When students think of Islam—if they do at all—they might summon an image of Denzel Washington playing a stern and passionate Malcolm X in Spike Lee's 1992 film, or maybe they imagine Louis Farrakhan on the speaker's platform at the Million Man March in 1995. Some might have encountered Middle Eastern Muslims on the nightly news, mostly as "fundamentalists" and "terrorists." A few have met immigrant Muslims in their neighborhood. Muslim students might be among their classmates. But Muslims are more diverse than popular images allow, and American Muslim history is longer than most might think, extending back to the day that the first slave ship landed on Virginia's coast in 1619. It encorporates two groups—Muslims from other countries who migrated to America by force or by choice, and African Americans who created Muslim sects in the twentieth century. Thus, a consideration of the Islamic presence in America provides a new perspective on several important (and familiar) issues that will be used to organize this essay:
1. What is the history of slavery in the United States?
2. How have immigrants resisted and accommodated American culture?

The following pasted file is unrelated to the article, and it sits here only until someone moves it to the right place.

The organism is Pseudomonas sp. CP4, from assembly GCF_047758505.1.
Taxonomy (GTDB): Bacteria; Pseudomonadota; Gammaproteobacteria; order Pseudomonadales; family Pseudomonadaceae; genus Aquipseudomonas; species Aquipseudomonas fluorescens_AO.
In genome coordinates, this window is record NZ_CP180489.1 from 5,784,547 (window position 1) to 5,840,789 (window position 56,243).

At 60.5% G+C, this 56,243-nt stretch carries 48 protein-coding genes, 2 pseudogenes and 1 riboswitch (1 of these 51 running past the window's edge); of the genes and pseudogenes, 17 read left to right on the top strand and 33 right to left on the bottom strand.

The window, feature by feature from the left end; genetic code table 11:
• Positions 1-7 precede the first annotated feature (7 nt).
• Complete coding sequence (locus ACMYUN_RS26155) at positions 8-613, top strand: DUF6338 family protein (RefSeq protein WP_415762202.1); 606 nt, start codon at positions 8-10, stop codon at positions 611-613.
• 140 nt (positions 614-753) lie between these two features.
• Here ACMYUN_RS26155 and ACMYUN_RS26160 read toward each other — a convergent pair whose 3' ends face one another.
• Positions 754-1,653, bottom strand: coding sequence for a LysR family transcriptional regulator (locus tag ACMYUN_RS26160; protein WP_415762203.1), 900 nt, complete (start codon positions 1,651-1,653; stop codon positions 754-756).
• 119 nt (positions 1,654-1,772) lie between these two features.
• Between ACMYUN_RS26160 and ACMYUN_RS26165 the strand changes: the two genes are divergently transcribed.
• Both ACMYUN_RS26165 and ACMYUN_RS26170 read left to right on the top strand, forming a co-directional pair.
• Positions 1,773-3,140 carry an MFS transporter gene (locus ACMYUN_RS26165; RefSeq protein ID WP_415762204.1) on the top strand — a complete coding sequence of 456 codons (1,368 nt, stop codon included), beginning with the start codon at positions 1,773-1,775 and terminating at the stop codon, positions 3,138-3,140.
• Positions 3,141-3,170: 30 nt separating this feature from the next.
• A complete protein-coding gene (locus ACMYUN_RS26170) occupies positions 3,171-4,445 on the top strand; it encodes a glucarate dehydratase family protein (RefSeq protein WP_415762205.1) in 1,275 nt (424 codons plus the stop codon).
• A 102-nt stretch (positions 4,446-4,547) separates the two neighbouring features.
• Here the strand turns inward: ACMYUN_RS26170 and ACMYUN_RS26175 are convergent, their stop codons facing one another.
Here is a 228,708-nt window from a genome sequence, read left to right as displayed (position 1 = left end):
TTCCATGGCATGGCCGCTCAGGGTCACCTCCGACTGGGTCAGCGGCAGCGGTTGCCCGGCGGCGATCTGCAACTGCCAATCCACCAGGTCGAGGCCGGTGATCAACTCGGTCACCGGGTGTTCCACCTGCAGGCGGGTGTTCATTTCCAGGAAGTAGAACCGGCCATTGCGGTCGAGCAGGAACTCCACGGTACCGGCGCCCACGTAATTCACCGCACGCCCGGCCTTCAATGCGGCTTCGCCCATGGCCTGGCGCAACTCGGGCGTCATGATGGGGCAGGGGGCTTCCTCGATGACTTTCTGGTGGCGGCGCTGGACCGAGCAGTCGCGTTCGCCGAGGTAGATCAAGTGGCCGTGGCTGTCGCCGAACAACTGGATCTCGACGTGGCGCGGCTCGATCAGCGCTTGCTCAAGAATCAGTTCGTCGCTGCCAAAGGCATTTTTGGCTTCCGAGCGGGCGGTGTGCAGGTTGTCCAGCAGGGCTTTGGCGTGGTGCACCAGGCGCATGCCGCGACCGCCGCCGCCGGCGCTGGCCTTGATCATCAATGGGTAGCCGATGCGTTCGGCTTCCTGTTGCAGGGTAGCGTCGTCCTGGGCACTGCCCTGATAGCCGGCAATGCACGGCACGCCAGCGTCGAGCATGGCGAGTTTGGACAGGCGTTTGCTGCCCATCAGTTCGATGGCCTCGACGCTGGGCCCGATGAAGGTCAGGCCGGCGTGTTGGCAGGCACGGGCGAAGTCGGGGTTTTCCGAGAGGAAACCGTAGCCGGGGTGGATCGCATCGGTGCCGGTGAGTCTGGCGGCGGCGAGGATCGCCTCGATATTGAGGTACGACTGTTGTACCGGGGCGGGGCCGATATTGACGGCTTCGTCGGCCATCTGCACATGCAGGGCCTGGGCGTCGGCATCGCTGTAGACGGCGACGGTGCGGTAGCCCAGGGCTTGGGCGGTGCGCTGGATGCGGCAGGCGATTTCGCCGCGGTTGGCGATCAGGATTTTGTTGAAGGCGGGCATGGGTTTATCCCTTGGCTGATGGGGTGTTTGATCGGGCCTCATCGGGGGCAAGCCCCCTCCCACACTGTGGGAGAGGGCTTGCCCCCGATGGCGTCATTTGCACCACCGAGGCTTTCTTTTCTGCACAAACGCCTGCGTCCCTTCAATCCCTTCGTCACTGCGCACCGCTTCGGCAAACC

3. What were African Americans' experiences in the northern cities after the Great Migration?
4. How has African-American Islam addressed race relations since the 1960s?
5. Is America a Christian nation?
At first, you will need to introduce Islam to your students, and a helpful way to do this is to invite their responses to the word "Muslim." What comes to mind when they hear the word? Write their responses on the board without comment, and then use the list to establish the dominant images of Muslims—for example, as militants, extremists, newcomers. Then you can begin to contest these impressions and establish that Islam is a diverse and long-standing American religion—one that has had a significant presence in the United States.
At this point you will need to introduce the basic beliefs and practices of the world's one billion Muslims, most of whom live in Asia, not in the Middle East as most Americans presume. As in Christianity and Judaism, Islam (which is second only to Christianity in worldwide adherents) includes a number of communities or branches. The two major groups are Sunni Muslims, who constitute about 85 percent of Muslims, and Shii (or Shiite) Muslims, who account for 15 percent of the world's Islamic population. All traditional groups are represented among the five million Muslims in the United States, along with some new movements that have been cultivated on American soil.
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